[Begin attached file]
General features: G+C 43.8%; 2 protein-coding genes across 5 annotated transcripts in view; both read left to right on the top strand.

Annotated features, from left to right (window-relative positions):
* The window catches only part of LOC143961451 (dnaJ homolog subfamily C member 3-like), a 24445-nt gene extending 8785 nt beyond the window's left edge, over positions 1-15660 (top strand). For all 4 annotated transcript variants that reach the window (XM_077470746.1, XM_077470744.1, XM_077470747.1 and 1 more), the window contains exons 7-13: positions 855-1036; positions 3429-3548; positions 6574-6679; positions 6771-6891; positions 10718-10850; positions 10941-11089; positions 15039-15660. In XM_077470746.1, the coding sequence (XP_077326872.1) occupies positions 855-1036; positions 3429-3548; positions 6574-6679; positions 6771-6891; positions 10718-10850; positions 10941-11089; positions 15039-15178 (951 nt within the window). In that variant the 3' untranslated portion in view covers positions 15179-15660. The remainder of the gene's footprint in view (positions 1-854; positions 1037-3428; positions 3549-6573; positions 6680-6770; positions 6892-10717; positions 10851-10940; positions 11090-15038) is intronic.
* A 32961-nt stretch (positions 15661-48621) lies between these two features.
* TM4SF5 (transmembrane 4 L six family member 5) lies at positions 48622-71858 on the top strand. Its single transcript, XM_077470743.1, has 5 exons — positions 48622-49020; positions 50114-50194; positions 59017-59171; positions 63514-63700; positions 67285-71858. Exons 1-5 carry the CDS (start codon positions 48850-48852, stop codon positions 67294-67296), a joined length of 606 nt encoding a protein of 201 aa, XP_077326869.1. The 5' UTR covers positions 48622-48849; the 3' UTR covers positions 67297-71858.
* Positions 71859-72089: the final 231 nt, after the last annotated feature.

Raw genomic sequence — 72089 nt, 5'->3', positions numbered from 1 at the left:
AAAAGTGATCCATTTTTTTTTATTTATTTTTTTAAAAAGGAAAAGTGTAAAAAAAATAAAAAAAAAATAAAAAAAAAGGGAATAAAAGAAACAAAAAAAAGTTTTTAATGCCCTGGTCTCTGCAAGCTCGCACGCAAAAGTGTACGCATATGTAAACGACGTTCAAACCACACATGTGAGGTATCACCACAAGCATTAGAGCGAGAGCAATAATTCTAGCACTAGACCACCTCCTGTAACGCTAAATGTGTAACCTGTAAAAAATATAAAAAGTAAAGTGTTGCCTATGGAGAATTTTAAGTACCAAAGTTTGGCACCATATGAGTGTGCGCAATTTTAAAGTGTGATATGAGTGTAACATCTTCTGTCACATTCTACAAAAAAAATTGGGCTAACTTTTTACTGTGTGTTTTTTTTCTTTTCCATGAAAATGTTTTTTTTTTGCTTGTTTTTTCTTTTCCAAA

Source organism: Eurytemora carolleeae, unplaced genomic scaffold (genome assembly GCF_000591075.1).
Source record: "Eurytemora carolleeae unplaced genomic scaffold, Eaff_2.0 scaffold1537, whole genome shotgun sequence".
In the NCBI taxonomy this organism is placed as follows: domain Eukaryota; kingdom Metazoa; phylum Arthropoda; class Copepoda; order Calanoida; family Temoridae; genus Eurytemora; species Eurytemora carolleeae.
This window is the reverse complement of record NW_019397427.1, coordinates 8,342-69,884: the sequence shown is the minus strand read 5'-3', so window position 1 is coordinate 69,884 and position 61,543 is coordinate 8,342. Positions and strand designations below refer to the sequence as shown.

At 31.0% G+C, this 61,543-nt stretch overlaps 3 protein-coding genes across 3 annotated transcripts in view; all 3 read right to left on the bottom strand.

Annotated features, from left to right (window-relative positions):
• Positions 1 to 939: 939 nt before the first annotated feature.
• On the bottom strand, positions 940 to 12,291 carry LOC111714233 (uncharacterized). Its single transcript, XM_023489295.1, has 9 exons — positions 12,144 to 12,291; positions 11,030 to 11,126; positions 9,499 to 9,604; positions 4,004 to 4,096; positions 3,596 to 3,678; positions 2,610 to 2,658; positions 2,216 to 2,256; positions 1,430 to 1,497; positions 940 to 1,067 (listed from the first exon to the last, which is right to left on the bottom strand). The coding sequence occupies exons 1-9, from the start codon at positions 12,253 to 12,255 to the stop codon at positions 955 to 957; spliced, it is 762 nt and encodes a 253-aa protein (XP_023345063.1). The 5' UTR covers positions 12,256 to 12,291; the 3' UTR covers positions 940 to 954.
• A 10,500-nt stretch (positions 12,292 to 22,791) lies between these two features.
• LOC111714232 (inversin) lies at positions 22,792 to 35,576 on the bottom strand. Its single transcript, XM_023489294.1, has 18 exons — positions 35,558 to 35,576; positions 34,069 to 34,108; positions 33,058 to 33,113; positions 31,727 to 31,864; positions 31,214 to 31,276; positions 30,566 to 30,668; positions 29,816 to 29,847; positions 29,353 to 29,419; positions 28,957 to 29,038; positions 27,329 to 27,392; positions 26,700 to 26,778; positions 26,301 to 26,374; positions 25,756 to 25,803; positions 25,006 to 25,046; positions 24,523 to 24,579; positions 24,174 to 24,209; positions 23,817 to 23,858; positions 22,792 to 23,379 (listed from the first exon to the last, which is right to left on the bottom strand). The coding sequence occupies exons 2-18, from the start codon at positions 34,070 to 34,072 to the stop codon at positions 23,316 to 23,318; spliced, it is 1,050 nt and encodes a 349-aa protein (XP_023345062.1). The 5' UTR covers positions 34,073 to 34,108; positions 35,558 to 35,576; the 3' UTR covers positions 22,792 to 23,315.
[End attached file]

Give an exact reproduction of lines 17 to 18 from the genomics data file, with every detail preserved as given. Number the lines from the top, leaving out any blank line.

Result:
• A 10,500-nt stretch (positions 12,292 to 22,791) lies between these two features.
• LOC111714232 (inversin) lies at positions 22,792 to 35,576 on the bottom strand. Its single transcript, XM_023489294.1, has 18 exons — positions 35,558 to 35,576; positions 34,069 to 34,108; positions 33,058 to 33,113; positions 31,727 to 31,864; positions 31,214 to 31,276; positions 30,566 to 30,668; positions 29,816 to 29,847; positions 29,353 to 29,419; positions 28,957 to 29,038; positions 27,329 to 27,392; positions 26,700 to 26,778; positions 26,301 to 26,374; positions 25,756 to 25,803; positions 25,006 to 25,046; positions 24,523 to 24,579; positions 24,174 to 24,209; positions 23,817 to 23,858; positions 22,792 to 23,379 (listed from the first exon to the last, which is right to left on the bottom strand). The coding sequence occupies exons 2-18, from the start codon at positions 34,070 to 34,072 to the stop codon at positions 23,316 to 23,318; spliced, it is 1,050 nt and encodes a 349-aa protein (XP_023345062.1). The 5' UTR covers positions 34,073 to 34,108; positions 35,558 to 35,576; the 3' UTR covers positions 22,792 to 23,315.